Leeds council propose major developments to city centre with 'Leeds Innovation Arc'

Leeds City Council are proposing a series of major developments to the Western part of the city, which aim to bring in new businesses and jobs, as well as improving public spaces.

Plans include 3,000 new homes, two new city parks, and improvements to public areas and walkways.

The proposal, which has named the area Leeds Innovation Arc, hopes to attract new businesses into the city by creating 1,000,000 sq ft of new floor space, and repurposing 1,000,000 sq foot of heritage buildings.

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It also aims to bring together some of the city’s major centres for research including universities and hospitals, allowing for more collaboration between institutions, as well as with businesses and employers.

Leeds Innovation Arc aims to bring in new businesses and jobs to the city, as well as improving public spaces.Leeds Innovation Arc aims to bring in new businesses and jobs to the city, as well as improving public spaces.
Leeds Innovation Arc aims to bring in new businesses and jobs to the city, as well as improving public spaces.

Speaking to The Yorkshire Post, Councillor James Lewis, leader of Leeds City Council, noted the benefits he felt could be achieved through the project.

“The thing that really excites me is the opportunity to bring together three key institutions in the city,” he said.

“We can bring together the universities, the health service, and the council, and really play into our strengths to deliver some significant development and job opportunities for the city.”

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The proposed development area curves through the city from Woodhouse Moore, past the University of Leeds buildings, and down to Wellington place, near Leeds Central Station.

New walking and cycling routes are proposed, as well as new transport links.

The proposal also includes the development of new flexible workspaces for businesses and universities to use.

Eve Roodhouse, chief officer for culture and economy at Leeds City Council, noted how similar collaborative projects are already being undertaken in the area by the University of Leeds through their Nexus service, which links university experts with businesses.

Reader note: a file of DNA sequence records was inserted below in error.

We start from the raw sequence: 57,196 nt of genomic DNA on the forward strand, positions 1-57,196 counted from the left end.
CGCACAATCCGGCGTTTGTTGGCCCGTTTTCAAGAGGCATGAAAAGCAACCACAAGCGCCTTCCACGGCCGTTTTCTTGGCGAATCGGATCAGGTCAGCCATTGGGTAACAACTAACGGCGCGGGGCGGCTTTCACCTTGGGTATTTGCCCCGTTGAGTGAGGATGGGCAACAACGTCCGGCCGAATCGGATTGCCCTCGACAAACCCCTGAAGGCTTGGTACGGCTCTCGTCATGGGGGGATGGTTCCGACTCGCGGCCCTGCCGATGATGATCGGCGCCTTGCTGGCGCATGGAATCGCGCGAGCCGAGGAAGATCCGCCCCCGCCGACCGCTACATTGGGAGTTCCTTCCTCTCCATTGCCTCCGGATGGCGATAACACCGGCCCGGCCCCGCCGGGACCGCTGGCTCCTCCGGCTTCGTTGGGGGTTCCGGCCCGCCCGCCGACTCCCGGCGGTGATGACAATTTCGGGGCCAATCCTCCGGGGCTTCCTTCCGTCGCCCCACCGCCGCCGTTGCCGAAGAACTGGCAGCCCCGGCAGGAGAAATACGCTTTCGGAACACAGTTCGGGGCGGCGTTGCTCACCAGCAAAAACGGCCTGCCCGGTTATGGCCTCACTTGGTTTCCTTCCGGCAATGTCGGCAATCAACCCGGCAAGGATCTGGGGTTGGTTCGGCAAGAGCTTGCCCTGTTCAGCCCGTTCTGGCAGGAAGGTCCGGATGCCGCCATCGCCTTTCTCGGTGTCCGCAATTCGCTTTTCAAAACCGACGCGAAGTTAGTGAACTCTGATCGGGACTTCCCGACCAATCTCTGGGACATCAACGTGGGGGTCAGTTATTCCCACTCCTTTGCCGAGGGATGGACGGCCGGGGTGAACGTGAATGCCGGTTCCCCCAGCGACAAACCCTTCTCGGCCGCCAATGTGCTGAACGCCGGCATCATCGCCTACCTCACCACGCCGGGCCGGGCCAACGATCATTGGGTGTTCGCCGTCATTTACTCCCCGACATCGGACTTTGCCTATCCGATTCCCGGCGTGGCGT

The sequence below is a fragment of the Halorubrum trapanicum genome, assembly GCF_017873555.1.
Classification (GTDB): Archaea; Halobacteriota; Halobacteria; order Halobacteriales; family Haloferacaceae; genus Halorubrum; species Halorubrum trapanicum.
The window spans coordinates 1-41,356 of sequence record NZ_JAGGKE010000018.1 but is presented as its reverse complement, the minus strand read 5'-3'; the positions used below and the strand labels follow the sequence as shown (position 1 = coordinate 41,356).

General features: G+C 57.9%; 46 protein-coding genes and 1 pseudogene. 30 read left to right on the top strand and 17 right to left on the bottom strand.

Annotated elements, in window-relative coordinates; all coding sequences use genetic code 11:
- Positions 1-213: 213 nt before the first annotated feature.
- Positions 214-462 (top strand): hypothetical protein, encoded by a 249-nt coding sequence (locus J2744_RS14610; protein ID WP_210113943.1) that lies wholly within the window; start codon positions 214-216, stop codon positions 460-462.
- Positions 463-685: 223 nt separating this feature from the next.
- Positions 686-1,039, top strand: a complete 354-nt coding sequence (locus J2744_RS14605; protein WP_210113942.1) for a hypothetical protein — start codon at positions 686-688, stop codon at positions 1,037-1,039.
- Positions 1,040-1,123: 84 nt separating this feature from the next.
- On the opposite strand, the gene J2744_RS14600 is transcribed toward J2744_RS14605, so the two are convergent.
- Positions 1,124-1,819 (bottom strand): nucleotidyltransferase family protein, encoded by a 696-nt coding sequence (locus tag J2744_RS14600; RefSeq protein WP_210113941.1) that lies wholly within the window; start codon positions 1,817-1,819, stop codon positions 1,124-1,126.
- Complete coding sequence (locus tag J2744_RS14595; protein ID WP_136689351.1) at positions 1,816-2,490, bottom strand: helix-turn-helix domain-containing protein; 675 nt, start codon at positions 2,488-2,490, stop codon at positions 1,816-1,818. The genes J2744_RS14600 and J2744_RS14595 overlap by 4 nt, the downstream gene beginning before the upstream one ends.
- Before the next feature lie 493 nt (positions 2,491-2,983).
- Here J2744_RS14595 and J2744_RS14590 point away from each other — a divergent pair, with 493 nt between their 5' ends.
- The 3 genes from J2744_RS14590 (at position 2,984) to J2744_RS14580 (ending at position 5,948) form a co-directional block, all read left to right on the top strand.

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“Nexus is an example of the nature of spaces that we're going to create and they've had huge success already,” she said.

“It's about spin-outs from the university, but it's also about spin-ins, so the businesses that have been attracted to the area can tap into the expertise that exist within the universities and grow.

Cllr Lewis also noted that the proposals seek to take advantage of Leeds’s growing tech sector.

“We've got a workforce in this city of around 450,000, and already 10 per cent of people that is people in tech and startup businesses, It's a significant chunk of our economy at the moment, and is only going to get bigger as we move forward,” he said.

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Cllr Lewis noted his belief that such developments could be beneficial to those on the lower end of the socio-economic spectrum.

“Having an approach like this is about looking at economic development, but also how we link some of the most deprived parts of the city into areas we know are going to have high job growth,” he said.

“A lot of the most deprived areas of Leeds are around the city centre, so it’s about linking those areas with institutions like colleges and universities that are able to give people the skills and opportunities to be part of the tech centre.”